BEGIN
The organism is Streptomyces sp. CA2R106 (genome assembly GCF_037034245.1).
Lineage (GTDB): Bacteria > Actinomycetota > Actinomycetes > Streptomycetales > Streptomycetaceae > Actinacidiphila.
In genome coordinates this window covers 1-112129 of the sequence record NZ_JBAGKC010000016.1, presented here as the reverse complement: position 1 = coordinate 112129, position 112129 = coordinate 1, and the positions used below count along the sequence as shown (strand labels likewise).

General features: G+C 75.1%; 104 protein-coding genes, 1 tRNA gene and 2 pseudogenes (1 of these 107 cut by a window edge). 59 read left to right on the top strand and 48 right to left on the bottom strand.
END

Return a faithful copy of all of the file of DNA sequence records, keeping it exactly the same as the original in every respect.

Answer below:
The organism is Streptomyces sp. CA2R106 (genome assembly GCF_037034245.1).
Lineage (GTDB): Bacteria > Actinomycetota > Actinomycetes > Streptomycetales > Streptomycetaceae > Actinacidiphila.
In genome coordinates this window covers 1-112129 of the sequence record NZ_JBAGKC010000016.1, presented here as the reverse complement: position 1 = coordinate 112129, position 112129 = coordinate 1, and the positions used below count along the sequence as shown (strand labels likewise).

General features: G+C 75.1%; 104 protein-coding genes, 1 tRNA gene and 2 pseudogenes (1 of these 107 cut by a window edge). 59 read left to right on the top strand and 48 right to left on the bottom strand.